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The sea of death

By John Loretz | IPPNW | July 13, 2018

The US conducted 105 atmospheric and underwater tests at its Pacific Ocean proving ground from 1946-1962. Massive amounts of radioactive fallout from those tests spread across the Pacific, causing severe health effects that have continued to this day.

One of the best-known incidents from this reckless and shameful history was the fate of the Japanese fishing boat the Lucky Dragon. Despite being 90 miles away from ground zero, all 23 crew members were covered in thick layers of fallout from the March 1, 1954 Castle Bravo explosion, which, at 15 megatons, was the largest US nuclear test. The entire crew suffered from acute radiation sickness and were hospitalized for months. One crew member died from his injuries.

As it turns out, the Lucky Dragon was not an anomaly. Japanese film maker Hideaki Ito has produced a documentary called “Exposure to Radiation—Post X Years,” which explores how the extensive tuna fishing ground came to be known as “the sea of death.” The fishing crews had no idea they were working in heavily contaminated waters, and contaminated tuna became a health hazard throughout Japan.

Hideaki and his crew surveyed affected communities some 50 years later, and spoke with public health experts about the limited data that’s available. Field maps obtained from what was then the US Atomic Energy Commission, show fallout paths extending across the Pacific and the US, reaching into Canada and parts of Central and South America. Today, cesium-137 from the tests has been detected in ground samples under houses in Okinawa, Kyoto, and Yamagata prefectures.

Hideaki’s full documentary exists only in Japanese. When he visited IPPNW last fall after a showing at an MIT film festival, we encouraged him to make at least a portion of the film available in English. He has now come back to us with an 11-minute abridged version that we highly recommend to anyone concerned about the health and environmental consequences of nuclear testing and their persistent legacy.

“Knowing how much damage was done in order to make nuclear weapons,” Hideaki told us, “I believe it will be a great accomplishment to abolish them.”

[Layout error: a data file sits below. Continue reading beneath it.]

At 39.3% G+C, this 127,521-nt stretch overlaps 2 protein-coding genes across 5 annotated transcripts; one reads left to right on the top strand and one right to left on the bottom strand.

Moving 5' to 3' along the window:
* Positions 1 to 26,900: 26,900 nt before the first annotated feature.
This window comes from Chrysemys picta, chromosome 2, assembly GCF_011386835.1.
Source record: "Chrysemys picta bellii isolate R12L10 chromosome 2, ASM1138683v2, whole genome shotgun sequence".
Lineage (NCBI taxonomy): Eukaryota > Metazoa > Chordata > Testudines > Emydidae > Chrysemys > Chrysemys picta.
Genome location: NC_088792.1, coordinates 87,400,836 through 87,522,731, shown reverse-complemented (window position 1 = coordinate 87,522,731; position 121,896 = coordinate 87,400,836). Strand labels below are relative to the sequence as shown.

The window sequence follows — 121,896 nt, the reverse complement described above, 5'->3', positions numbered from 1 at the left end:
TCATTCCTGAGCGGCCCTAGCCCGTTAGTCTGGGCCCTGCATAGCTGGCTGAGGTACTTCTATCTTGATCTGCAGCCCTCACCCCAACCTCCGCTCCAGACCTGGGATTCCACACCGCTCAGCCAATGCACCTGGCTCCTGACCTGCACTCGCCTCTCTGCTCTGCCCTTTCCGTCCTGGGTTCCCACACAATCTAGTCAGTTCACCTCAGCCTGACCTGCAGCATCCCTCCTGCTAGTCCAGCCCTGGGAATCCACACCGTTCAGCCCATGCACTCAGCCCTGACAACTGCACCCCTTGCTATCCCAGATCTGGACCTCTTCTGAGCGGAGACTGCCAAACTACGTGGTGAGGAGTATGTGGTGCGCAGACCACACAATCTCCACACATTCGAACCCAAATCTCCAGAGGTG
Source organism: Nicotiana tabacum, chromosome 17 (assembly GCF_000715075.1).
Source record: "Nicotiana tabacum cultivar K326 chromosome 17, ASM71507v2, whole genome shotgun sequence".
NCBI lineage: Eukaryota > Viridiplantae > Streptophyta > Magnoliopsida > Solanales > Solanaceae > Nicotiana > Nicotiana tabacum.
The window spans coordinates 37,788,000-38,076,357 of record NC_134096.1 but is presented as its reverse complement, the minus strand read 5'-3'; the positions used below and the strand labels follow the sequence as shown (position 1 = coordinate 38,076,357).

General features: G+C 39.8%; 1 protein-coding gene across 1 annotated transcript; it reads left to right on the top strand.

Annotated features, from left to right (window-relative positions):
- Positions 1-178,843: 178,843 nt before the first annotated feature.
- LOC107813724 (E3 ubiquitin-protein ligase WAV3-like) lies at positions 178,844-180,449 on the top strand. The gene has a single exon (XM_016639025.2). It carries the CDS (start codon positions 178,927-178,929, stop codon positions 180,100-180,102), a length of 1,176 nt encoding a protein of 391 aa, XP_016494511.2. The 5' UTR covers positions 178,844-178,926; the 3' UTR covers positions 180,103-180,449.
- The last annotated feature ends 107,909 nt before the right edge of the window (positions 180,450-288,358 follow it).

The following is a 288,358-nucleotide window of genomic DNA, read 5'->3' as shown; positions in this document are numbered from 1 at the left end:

July 13, 2018 Posted by | Environmentalism, Militarism, Timeless or most popular, Video | , , , , | 1 Comment

No more nuclear weapons testing

By Bjorn Hilt | International Physicians for the Prevention of Nuclear War | September 8, 2014

A complete halt to all nuclear weapons testing is within reach. The testing of nuclear weapons is already prohibited under the Comprehensive Test Ban Treaty (CTBT) of 1996.

The problem is that not enough countries have yet ratified the treaty for it to enter into force. Along with 159 other governments, the nuclear-weapon-possessing states that have ratified the treaty so far are Great Britain, France, and Russia, while the US and China are still reluctant to do so, for who knows what reason (www.ctbto.org ). China says it will ratify the treaty the day the US does. For the CTBT to enter into force, however, six other  States still need to ratify the treaty: India, Pakistan, Israel, the DPRK, Egypt, and Iran. Many experts believe that US ratification is the key to all the others. Consequently, the whole world is held hostage just because the US Senate refuses to ratify an international treaty that is vital to us all.

During the past week, IPPNW held its 21st World Congress in Astana, Kazakhstan, with around 300 physicians and medical students from 35 countries participating. Our host country has suffered a lot from nuclear weapons testing. From 1949 until 1989 the former Soviet Union had its main testing site for nuclear weapons near the town of Semipalatinsk in eastern Kazakhstan. During that time the USSR performed at least 456 nuclear tests at the site of which at least 92 were atmospheric, introducing a serious radiation burden into the environment. Radiation from nuclear fallout was far beyond what humans can normally tolerate.

The health consequences of testing in Kazakhstan have been studied in recent years. They have been—and still are—dramatic: excess cancers and other diseases, malformations, and genetic damage. The good news in this terrible situation is that when Kazakhstan became independent in 1991, the government decided to shut down the nuclear weapons test site and to dismantle or return to Russia all of the 1,410 nuclear warheads that Kazakhstan had inherited from the former Soviet Union. The transfer was completed in 1995 and made Kazakhstan a much safer place for its 18 million inhabitants.

Moreover, in 2006, the independent states Kyrgyzstan, Tajikistan, Turkmenistan, Uzbekistan, and Kazakhstan declared Central Asia a Nuclear Weapons Free Zone and, in May 2014, the five old states that still possess nuclear weapons issued a guarantee that they would never use nuclear weapons against any of the Central Asian states. Good news for them.

As the Kazakhs have seen the terrible long term effects of nuclear testing on their own people, they have initiated an international campaign against nuclear testing called the ATOM project (Abolish Testing – Our Mission). They have called for 29 August to be the International Day Against Nuclear Weapons Testing, and the occasion was marked with a minute of silence in many places while we were in Kazakhstan.

I think that the states that have not yet ratified the CTBT, in particular the US and China, owe it to the victims of nuclear weapons testing and uranium exploitation all over the world to ratify the treaty right away as a concrete and necessary step on our way towards a safer world free of nuclear weapons.

September 8, 2014 Posted by | Militarism, Timeless or most popular, War Crimes | , , , , , , , | Leave a comment